So yesterday we started talking about midsummer, and midsummer’s eve, and midsummer’s night. This wasn’t a concept I grew up with. There was the summer solstice, which in my mind had a certain precision and meaning — you can point to an exact minute when it (whatever it is exactly) is said to occur, and there was a convenient shorthand for what it was: the longest day of the year. More facts muddy the meaning. For instance, the whole view is hemisphere-centric; in the antipodes, everything’s reversed. For another thing — and if someone who really knows their stuff happens across this, feel free to correct or clarify or even excoriate — there’s no such thing, really, as a single longest day of the year. Several days around the solstice share the distinction as (to be imprecise) sunrise and sunset times waver and move in different directions.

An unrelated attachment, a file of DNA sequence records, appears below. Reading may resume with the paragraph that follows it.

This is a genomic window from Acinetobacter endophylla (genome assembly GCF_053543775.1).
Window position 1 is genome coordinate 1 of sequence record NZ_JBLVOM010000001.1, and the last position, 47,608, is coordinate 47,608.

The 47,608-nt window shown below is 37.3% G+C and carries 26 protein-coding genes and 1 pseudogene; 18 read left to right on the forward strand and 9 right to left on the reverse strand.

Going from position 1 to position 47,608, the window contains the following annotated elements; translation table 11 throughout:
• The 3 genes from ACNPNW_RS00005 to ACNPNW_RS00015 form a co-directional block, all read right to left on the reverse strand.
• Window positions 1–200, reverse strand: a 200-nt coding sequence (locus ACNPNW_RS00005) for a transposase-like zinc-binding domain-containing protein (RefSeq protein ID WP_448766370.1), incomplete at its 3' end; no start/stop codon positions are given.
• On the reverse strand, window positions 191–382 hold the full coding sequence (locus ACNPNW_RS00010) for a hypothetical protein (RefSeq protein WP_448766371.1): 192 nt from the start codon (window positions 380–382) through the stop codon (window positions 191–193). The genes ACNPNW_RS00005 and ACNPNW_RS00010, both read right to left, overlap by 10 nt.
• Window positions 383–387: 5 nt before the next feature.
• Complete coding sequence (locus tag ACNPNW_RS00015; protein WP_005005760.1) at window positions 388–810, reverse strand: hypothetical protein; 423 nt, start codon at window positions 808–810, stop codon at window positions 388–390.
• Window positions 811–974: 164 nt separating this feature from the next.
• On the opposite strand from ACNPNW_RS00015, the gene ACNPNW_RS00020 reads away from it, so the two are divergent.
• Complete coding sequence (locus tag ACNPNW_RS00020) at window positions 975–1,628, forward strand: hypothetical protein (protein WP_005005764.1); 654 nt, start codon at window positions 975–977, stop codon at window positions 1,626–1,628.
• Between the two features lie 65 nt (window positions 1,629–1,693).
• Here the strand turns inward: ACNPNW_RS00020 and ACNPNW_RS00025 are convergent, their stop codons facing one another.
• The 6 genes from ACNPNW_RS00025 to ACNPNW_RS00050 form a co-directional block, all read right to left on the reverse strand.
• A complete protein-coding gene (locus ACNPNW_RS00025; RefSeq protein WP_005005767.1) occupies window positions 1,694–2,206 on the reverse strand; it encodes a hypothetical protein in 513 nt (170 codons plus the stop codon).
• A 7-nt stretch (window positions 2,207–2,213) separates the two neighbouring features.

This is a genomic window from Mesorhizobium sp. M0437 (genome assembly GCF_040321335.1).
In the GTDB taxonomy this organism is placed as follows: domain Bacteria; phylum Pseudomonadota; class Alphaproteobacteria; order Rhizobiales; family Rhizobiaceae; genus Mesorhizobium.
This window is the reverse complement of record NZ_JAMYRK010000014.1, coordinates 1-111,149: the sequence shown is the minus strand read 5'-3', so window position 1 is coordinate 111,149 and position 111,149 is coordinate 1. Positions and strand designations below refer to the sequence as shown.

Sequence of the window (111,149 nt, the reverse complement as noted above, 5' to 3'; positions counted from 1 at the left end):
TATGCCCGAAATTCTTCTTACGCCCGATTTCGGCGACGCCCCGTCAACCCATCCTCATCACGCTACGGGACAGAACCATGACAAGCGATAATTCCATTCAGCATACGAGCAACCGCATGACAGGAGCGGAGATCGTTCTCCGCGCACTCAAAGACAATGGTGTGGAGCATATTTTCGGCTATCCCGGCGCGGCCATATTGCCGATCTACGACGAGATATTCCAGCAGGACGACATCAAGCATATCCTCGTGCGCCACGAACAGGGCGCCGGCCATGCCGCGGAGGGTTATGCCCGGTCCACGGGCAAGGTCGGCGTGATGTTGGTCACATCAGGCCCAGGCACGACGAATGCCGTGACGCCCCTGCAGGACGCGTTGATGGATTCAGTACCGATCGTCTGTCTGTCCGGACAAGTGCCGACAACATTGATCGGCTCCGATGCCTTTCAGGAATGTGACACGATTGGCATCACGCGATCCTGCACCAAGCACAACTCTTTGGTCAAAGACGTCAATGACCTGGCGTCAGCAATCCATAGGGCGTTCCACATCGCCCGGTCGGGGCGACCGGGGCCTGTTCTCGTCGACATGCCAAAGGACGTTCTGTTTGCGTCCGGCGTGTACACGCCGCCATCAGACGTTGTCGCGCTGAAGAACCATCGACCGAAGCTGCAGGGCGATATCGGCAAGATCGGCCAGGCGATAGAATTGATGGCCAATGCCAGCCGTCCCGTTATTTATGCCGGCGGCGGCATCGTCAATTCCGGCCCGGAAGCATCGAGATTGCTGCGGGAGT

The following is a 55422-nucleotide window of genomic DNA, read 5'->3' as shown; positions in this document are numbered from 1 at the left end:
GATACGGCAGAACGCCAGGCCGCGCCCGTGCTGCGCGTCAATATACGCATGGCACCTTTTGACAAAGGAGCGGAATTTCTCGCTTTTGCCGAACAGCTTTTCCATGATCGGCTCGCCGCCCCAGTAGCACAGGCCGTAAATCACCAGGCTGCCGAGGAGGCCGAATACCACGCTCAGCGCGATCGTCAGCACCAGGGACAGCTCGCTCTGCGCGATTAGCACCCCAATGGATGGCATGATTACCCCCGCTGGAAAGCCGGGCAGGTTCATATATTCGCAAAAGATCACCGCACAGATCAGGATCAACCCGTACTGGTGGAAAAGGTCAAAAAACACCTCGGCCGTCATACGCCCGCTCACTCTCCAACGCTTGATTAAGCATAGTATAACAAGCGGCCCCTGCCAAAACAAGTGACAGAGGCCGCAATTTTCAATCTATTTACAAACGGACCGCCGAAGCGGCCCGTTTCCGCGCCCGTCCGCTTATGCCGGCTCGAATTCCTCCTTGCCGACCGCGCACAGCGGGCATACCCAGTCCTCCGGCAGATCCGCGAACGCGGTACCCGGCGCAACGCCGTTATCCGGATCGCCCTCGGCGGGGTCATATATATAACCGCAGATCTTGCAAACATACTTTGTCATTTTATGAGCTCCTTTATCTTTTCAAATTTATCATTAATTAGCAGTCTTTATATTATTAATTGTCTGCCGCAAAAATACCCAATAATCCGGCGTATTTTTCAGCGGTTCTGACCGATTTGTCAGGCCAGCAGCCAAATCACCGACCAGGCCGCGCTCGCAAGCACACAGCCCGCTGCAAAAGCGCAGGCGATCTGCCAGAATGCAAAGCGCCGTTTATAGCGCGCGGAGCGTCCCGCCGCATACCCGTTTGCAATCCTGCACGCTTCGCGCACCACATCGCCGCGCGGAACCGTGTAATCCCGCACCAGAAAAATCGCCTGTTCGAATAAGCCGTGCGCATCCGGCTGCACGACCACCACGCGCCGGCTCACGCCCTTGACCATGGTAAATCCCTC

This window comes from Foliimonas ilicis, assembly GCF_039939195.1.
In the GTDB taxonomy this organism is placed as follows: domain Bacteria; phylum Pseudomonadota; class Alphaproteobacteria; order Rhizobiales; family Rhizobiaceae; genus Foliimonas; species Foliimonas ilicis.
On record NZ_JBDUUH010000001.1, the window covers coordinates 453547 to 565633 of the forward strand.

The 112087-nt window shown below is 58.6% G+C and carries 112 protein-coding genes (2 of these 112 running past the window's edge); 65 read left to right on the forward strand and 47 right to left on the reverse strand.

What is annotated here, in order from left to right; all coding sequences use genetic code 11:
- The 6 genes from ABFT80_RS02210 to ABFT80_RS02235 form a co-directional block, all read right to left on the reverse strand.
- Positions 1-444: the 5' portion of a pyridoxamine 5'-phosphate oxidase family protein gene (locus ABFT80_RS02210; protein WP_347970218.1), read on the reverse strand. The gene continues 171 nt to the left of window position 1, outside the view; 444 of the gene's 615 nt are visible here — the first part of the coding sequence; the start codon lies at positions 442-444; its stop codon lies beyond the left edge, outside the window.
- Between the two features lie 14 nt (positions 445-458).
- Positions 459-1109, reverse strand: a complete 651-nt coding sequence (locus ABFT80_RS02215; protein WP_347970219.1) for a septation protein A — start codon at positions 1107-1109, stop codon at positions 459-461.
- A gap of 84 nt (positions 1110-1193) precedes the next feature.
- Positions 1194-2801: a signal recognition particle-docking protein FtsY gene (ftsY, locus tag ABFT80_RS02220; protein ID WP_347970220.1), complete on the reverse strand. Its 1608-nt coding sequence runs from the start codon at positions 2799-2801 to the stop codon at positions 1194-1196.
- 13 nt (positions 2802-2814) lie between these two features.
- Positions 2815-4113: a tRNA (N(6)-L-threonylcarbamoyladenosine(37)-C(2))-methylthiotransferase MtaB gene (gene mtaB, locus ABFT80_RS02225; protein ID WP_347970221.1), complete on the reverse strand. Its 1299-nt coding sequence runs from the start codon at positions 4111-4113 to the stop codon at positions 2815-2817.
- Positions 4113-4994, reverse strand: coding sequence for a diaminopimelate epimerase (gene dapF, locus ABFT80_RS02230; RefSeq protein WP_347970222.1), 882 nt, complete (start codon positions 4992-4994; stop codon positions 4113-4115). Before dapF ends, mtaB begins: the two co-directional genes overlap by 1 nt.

Then there’s midsummer. To a literalist such as your correspondent, that ought to be a time between the summer solstice and the fall equinox, and at some point I may have tried to puzzle out just when in early August that might be. But midsummer, the one celebrated by nonliteralist northern Europeans and literary types such as Shakespeare, really refers to the solstice time. But with a twist: it doesn’t mark the astronomical solstice day, and depending on which brand of midsummer you subscribe to, it may last for several days.
And that’s something I like. The notion of a single moment in which we mark the reversal of the process that makes the days long, the world full and warm and fruitful, is just a little too bittersweet for me. There’s no denying the change that comes after the solstice as the summer grows long. But I prefer having a few days, anyway, to take in the early dawns (not that I see so many) and the long light of the evenings.
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